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Being an Eagle Scout is a huge accomplishment, I'm 27 and I say I am an Eagle Scout. Anyone who's been involved in scouting knows how much work and leadership that award takes to achieve. Anyone who says it's a snooze has no idea what that award means. Also, earning your Eagle Scout is not something you say you got when you were 17. If you earn your Eagle Scout award, you are an Eagle Scout, no matter what age you are. I included two pre-college activities on my application because I feel they show who I am, not for the level of prestige other applicants think they have. One was Eagle Scout, the other was a European music tour I was part of. To me they are important, so I included them.


That's why I listed being an Eagle Scout as something people will often list even though they usually become one before they even enter college. To you, it's a huge accomplishment. To basically everyone outside of scouts, it might not be such a huge deal....it depends on whether or not they know other people in scouts. The fact that becoming an Eagle Scout takes a lot of hard work and leadership also showcases the real question here. Does something accomplished before college that takes a lot of hard work and leadership merit a spot on a primary application? That's the question we're trying to answer. Plenty of other things require a lot of hard work and leadership, but they are not listed on primary applications. I did insane amounts of volunteer stuff through various organizations that required a ton of hard work and leadership, but I did not mention these things anywhere in my med school application b/c these things were done before college. I chose to list the same sorts of things that I did while actually in college. Here's what I would say about these things: It does not matter whether it is listing being an Eagle Scout, being involved in an organization, etc. etc. etc. If you are still active in these things, definitely mention them. If not, I would be sure they really measure up before mentioning them. For an Eagle Scout, some of the guys I knew were still very involved with Scouts. Others did basically nothing. So although being an Eagle Scout or [insert name of activity here] might mean a lot to you, it might not mean a lot to an admissions committee. You might be an Eagle Scout for life, but I'm probably still a member of middle school organizations that I got a lifetime membership to with my first dues. In the end, just be prepared to back up anything you list in an interview....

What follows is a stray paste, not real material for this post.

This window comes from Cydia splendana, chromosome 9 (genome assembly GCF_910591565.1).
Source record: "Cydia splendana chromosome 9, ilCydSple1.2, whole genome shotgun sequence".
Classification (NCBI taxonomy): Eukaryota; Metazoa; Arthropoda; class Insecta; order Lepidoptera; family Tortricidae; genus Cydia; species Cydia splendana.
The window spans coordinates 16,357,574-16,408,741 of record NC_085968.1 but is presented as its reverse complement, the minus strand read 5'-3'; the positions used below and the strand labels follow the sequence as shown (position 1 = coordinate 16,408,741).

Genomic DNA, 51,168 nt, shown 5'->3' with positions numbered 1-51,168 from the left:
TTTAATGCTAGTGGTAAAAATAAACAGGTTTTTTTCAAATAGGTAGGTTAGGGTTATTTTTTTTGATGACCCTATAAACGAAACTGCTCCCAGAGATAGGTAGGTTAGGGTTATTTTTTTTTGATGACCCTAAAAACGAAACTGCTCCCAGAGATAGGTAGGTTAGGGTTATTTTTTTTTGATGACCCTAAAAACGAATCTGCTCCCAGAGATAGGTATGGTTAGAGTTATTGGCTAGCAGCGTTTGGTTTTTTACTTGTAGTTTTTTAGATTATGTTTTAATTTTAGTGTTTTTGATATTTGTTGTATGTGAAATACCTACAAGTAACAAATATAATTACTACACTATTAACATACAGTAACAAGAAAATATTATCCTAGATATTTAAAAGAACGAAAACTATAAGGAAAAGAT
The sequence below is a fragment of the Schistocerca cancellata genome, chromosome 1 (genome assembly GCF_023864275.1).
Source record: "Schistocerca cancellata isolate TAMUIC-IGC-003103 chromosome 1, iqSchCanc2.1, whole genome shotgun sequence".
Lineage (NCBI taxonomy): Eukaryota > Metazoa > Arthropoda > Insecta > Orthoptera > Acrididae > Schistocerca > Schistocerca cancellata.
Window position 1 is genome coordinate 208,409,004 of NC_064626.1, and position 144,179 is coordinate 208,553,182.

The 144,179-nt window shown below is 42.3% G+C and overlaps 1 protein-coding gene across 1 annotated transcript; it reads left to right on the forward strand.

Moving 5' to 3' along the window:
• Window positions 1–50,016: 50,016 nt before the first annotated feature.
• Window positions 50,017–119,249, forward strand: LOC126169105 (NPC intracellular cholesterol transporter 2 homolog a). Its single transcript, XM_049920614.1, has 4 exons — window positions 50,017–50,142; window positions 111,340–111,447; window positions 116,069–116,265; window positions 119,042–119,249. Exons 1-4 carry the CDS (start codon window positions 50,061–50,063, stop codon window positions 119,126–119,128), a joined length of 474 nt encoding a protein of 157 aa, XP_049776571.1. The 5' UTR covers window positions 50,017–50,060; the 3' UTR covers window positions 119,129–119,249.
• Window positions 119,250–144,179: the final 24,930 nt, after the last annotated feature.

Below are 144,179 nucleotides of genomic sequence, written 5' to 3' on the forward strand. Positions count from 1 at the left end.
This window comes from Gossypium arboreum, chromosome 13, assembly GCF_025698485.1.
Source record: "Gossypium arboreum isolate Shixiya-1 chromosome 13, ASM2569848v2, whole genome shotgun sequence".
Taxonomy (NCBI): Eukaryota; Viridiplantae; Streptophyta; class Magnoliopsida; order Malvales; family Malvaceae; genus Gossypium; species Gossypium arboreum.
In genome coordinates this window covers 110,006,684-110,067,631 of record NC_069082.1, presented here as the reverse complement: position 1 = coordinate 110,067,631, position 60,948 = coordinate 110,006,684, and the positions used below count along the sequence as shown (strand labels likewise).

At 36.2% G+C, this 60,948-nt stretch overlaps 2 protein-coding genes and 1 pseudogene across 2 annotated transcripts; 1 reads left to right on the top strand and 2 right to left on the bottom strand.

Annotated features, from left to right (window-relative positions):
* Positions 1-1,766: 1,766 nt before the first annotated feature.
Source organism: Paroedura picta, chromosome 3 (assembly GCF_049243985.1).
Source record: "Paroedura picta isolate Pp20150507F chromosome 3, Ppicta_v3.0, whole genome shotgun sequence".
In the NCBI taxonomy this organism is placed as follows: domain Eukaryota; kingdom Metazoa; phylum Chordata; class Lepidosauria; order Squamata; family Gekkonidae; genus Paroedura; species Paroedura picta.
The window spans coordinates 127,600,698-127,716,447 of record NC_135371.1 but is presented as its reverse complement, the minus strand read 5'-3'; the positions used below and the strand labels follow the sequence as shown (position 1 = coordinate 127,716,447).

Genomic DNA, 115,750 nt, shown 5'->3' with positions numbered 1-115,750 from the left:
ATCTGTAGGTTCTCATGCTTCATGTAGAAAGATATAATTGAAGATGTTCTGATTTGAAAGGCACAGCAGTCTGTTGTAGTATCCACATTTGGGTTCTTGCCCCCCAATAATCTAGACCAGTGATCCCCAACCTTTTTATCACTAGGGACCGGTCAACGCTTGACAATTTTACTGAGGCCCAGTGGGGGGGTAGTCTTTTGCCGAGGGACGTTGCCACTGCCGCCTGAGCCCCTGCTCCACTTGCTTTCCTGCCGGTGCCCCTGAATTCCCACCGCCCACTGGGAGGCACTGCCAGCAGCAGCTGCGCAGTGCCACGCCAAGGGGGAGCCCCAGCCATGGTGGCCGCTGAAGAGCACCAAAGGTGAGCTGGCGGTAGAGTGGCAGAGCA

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Being an Eagle Scout is a huge accomplishment, I'm 27 and I say I am an Eagle Scout. Anyone who's been involved in scouting knows how much work and leadership that award takes to achieve. Anyone who says it's a snooze has no idea what that award means. Also, earning your Eagle Scout is not something you say you got when you were 17. If you earn your Eagle Scout award, you are an Eagle Scout, no matter what age you are. I included two pre-college activities on my application because I feel they show who I am, not for the level of prestige other applicants think they have. One was Eagle Scout, the other was a European music tour I was part of. To me they are important, so I included them.

Absolutely. Its not like the cub scouts...they dont just hand you awards for trying, you work your ass off to achieve that goal. And yes, at least in scouting, it is considered a lifetime achievement. I will continue to include that on my CV for every position/job that I apply to. Maybe it wont help you that much if the person thinks its a "snooze" but it certainly cant hurt. And in some cases the admissions board/interviewer will have/be eagle scout members, such as what happened at 2 of my med school interviews, and i would say it helped enhance my application considerably in their eyes.
 

Dookter

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And in some cases the admissions board/interviewer will have/be eagle scout members, such as what happened at 2 of my med school interviews, and i would say it helped enhance my application considerably in their eyes.

I think this is definitely true. To be honest, people outside of Scouts probably won't care either way. But if someone is also an Eagle scout, I'd say you're golden...
 

enviromed21

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Being an Eagle Scout is a huge accomplishment, I'm 27 and I say I am an Eagle Scout. Anyone who's been involved in scouting knows how much work and leadership that award takes to achieve. Anyone who says it's a snooze has no idea what that award means. Also, earning your Eagle Scout is not something you say you got when you were 17. If you earn your Eagle Scout award, you are an Eagle Scout, no matter what age you are. I included two pre-college activities on my application because I feel they show who I am, not for the level of prestige other applicants think they have. One was Eagle Scout, the other was a European music tour I was part of. To me they are important, so I included them.